At first glance the village of Laxton in north Nottinghamshire does not appear unusual. A few miles from the A1, it is surrounded by farmland and there is a welcoming pub. Laxton has always been a fairly typical Midlands agricultural community.
The village of Laxton
However, Laxton is unique. It is the only place in Europe where open field farming is still practised across a whole village, with a functioning manorial Court Leet to oversee the management of the open fields and levy fines. In an open field system, individual farmers work separate strips of land but the field has a strict crop rotation which they must all follow. Such systems date back to medieval times but in most places they were swept away by the process of enclosure.
View of Laxton West Field from the castle
Laxton’s special status was recognised by its last private owner, Gervas Pierrepont, 6th Earl Manvers (1881-1955). To prevent death duties causing the break-up of the estate, he sold the manor and the open field farms in 1952 to a sympathetic purchaser, the Ministry of Agriculture. In 1981 Laxton was sold to the Crown Estate, which undertook to maintain the open field system as long as there were tenants able and willing to continue the tradition.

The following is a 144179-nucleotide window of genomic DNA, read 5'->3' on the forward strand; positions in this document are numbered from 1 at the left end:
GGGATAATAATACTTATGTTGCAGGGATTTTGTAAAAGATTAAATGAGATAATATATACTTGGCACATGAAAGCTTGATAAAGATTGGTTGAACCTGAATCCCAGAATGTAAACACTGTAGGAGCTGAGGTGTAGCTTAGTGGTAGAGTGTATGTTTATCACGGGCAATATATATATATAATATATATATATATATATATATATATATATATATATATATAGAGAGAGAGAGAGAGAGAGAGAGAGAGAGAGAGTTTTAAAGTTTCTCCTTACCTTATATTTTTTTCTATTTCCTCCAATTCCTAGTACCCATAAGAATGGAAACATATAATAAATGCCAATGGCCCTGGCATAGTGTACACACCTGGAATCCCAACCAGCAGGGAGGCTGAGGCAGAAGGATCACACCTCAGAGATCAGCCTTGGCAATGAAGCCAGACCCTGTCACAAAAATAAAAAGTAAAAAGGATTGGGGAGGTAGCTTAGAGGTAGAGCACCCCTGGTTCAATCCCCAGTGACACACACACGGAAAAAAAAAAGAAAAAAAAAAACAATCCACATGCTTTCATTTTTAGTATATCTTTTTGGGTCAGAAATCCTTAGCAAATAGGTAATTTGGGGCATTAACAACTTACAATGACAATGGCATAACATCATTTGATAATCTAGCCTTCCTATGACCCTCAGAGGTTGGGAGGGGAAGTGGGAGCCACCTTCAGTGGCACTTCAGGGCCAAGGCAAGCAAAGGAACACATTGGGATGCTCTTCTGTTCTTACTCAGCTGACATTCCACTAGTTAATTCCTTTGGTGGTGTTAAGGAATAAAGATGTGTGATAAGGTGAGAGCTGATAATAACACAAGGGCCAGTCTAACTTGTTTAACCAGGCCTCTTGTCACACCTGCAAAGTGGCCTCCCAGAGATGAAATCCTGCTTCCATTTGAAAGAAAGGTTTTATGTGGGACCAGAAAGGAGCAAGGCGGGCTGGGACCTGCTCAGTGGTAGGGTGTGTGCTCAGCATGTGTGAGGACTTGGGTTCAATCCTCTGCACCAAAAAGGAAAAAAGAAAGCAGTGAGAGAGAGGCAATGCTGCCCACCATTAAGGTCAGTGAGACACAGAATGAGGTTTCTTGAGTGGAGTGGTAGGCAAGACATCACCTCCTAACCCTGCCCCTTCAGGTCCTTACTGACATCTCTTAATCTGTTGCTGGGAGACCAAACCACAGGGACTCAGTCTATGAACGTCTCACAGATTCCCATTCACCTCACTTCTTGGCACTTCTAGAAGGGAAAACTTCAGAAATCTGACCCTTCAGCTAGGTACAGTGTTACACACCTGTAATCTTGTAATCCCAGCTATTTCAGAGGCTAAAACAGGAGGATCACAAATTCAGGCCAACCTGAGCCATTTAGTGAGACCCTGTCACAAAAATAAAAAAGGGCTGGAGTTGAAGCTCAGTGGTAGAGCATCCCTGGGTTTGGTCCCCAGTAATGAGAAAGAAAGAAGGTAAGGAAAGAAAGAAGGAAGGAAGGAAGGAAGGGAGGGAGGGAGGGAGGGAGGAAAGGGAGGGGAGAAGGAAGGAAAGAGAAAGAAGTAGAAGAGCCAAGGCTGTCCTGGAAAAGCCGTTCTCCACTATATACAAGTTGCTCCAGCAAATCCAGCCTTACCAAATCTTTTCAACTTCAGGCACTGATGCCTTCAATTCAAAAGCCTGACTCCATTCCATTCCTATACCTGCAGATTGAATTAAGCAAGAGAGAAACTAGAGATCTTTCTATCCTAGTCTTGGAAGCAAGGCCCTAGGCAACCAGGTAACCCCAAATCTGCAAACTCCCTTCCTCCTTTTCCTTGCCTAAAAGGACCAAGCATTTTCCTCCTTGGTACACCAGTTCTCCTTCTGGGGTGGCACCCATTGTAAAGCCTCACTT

Nowadays, the Laxton Visitor Centre promotes the village’s heritage. Guided walks are offered by Stuart Rose, one of the Laxton farmers (see www.laxtonnotts.org.uk). The open fields are managed in a way that promotes the conservation of the historic landscape and encourages biodiversity.
Stuart Rose leading a group of visitors on a guided walk of Laxton
More: Medieval Laxton
Laxton: Farming in an Open Field Village home